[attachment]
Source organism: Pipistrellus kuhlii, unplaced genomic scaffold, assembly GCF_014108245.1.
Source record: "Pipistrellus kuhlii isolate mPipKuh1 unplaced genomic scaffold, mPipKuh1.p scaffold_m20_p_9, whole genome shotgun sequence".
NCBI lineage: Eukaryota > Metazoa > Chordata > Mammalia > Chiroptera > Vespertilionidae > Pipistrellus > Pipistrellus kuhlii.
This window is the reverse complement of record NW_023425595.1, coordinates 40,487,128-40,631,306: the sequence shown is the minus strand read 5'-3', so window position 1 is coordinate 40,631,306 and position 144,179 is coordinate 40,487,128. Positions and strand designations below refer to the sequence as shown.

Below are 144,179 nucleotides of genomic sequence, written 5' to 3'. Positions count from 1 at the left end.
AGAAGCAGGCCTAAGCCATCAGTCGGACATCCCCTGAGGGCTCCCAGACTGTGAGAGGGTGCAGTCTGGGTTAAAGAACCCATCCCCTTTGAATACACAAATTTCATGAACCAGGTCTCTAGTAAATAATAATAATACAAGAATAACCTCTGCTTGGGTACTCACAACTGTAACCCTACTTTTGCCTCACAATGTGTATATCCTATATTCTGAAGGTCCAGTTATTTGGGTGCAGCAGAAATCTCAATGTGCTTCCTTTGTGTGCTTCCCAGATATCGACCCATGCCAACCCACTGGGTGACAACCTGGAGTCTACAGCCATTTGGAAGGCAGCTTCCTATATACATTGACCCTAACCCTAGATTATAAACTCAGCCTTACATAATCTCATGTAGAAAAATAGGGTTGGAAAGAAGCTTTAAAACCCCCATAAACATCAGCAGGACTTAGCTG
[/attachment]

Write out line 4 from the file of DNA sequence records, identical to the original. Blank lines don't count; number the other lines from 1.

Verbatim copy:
This window is the reverse complement of record NW_023425595.1, coordinates 40,487,128-40,631,306: the sequence shown is the minus strand read 5'-3', so window position 1 is coordinate 40,631,306 and position 144,179 is coordinate 40,487,128. Positions and strand designations below refer to the sequence as shown.